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Factors Considered for the Best Interests of a Child in Colorado

Created by FindLaw's team of legal writers and editors.

Colorado has laws in place to put your child's best interests first when it comes to custody and parenting time plans. In a legal sense, a child’s "best interests" often include keeping their home life, school, and schedule as normal as possible. It also focuses on a child having a loving and supportive relationship with both parents after divorce.

While sometimes referred to as the “best interests of the child test," this process is not a written test that parents take. Instead, the Colorado courts will question both parents (and in some cases the child) to determine if one or both parents can offer the child a happy, safe home. Most judges want a child to see both parents 50/50. The “test” considers various factors to determine if one parent should have less custody, or if a 50/50 split would be successful for the child’s happiness.

Colorado Statutes and Requirements

The courts will consider the statutes and factors outlined in the table below during a child custody hearing:

Statutes

Colorado Revised Statutes Article 14: Domestic Matters lists the relevant laws about a child’s best interests:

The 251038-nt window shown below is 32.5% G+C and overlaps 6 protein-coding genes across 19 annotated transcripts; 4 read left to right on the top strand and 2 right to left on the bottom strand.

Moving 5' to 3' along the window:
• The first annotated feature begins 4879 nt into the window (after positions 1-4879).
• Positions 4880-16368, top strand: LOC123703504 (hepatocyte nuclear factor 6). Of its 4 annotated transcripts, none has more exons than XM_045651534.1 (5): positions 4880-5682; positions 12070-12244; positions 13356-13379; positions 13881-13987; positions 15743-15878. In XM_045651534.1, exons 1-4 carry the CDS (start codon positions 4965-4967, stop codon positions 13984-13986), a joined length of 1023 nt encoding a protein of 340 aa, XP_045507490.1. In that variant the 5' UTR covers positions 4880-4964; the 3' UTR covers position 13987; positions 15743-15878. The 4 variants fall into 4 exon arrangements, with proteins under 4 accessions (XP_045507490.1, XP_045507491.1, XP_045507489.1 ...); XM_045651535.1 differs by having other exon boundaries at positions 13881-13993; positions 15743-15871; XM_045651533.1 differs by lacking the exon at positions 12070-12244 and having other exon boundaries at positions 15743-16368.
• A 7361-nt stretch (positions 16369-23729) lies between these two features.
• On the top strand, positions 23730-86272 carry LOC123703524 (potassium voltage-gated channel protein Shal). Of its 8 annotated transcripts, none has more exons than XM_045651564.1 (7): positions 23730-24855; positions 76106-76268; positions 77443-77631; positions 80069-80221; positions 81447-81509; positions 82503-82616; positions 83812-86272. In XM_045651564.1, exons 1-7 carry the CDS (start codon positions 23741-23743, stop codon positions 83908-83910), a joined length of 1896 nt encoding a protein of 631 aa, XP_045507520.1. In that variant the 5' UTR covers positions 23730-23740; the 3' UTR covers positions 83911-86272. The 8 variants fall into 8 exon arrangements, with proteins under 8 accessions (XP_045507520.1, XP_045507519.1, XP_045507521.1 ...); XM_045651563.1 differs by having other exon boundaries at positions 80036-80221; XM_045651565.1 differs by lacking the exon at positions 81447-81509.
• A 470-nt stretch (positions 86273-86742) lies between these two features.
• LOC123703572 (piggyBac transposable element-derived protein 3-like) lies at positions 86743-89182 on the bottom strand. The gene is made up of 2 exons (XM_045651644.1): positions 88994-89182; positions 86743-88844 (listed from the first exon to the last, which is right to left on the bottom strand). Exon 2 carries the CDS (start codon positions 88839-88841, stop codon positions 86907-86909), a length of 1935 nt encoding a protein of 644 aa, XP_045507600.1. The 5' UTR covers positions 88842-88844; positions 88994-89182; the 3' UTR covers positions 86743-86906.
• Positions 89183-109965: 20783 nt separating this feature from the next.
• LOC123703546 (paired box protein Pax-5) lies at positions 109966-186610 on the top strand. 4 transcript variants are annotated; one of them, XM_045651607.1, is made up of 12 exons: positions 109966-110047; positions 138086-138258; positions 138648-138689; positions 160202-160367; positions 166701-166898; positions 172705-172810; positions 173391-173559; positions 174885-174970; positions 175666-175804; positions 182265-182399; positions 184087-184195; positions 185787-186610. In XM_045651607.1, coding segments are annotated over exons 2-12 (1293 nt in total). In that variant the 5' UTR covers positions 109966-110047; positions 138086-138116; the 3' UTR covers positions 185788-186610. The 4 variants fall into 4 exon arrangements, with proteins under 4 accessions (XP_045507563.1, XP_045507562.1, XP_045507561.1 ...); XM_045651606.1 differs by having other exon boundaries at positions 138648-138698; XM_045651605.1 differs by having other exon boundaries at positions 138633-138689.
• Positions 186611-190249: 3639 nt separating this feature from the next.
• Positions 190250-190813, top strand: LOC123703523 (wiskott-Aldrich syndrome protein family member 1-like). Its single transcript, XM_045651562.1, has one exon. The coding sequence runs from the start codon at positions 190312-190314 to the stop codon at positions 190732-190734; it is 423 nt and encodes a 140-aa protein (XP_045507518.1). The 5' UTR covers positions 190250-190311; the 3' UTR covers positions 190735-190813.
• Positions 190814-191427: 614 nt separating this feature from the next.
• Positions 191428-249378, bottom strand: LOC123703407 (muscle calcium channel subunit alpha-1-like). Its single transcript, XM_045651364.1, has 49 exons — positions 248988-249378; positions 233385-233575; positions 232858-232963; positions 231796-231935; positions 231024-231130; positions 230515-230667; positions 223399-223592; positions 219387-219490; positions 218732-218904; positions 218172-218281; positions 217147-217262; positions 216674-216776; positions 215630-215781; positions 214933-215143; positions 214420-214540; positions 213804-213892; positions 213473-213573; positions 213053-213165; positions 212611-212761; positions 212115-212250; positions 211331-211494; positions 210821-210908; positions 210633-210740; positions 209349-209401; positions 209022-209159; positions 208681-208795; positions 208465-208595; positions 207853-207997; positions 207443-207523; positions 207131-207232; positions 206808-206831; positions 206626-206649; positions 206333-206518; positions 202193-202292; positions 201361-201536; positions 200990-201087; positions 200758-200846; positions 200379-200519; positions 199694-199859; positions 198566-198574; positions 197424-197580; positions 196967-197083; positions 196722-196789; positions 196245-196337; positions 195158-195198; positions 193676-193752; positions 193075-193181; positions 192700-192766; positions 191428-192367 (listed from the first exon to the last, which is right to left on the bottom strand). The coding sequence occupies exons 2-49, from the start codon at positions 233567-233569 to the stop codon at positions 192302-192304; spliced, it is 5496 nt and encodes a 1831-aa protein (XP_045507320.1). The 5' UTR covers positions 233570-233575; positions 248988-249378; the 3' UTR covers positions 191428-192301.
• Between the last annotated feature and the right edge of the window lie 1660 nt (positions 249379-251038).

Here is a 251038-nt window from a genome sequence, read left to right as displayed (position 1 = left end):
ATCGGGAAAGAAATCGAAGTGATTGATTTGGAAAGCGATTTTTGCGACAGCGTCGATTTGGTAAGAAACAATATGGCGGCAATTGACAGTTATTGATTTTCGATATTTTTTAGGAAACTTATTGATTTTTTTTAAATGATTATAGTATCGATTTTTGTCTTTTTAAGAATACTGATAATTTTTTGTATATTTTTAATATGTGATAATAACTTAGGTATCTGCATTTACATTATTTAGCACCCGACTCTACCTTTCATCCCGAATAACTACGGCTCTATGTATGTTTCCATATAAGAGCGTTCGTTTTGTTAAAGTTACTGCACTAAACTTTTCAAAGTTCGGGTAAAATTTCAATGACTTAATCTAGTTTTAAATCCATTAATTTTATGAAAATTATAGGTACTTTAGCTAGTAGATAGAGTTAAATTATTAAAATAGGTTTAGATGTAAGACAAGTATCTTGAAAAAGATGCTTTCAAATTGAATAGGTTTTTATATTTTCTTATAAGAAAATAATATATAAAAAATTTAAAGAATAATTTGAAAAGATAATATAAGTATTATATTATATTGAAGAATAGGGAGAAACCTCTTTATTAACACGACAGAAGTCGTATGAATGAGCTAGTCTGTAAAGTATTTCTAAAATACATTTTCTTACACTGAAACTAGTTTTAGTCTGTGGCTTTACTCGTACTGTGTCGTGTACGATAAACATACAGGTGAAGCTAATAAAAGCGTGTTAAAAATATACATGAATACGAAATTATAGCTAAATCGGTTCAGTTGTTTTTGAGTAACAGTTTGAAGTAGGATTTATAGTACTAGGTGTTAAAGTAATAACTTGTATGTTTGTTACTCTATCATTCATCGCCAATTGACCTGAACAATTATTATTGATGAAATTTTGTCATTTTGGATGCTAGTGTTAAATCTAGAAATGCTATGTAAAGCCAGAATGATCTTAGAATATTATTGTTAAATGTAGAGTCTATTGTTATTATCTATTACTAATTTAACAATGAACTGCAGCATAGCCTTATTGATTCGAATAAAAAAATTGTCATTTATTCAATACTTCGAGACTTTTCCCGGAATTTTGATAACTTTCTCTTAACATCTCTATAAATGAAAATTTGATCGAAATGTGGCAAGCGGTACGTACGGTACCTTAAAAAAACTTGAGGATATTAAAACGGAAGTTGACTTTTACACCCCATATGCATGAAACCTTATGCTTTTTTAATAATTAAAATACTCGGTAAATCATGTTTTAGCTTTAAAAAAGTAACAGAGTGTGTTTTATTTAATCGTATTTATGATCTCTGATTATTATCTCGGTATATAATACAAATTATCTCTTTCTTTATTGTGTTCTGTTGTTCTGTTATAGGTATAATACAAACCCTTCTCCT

Factors Considered by the Courts

The law looks at a variety of factors when considering a child custody plan:

  • Both parent’s wishes;
  • The child’s wishes (if they are considered mature enough to offer their opinion – often age 12 or older);
  • The relationships between parents, siblings, extended family, and parents’ significant others;
  • The home, school, and community the child is accustomed to;
  • The mental and physical health of both parents and the child (note: disability is not a legal reason to deny parenting time);
  • The parents’ behavior toward each other – namely, the ability to cooperate and encourage positive relationships between the child and other parent;
  • The parents’ behavior in the past – namely, spending time with the child, keeping commitments, personal values and supporting the child and other parent;
  • The distance between both parents' homes;
  • Each parent’s willingness to put their child’s best interests first;
  • The ability of each parent to make decisions together to benefit the child; and
  • What type of custody plan would offer the most time with each parent.

Abuse in Child Custody Cases

The law will not tolerate abuse by any parent or guardian. You have the right to defend the best interests of a child by:

  • Protecting a child from seeing abusive actions;
  • Protecting yourself and your child from suffering abuse; and
  • Leaving the house or taking a child from the other parent's home due to abuse or domestic violence (Section 14-10-124(4)(c)).

The courts will not consider protection from abuse as “being uncooperative” with the abusive parent, even if the judge said both parents must cooperate and obey the parenting schedule. An abusive situation would likely cause the custody decision to be re-analyzed in family courts.

Factors the Courts Cannot Consider

There are legal protections in place for each parent during custody hearings. It protects their biological rights, lifestyle, and choices and makes it is illegal for the courts to hold these factors against either parent: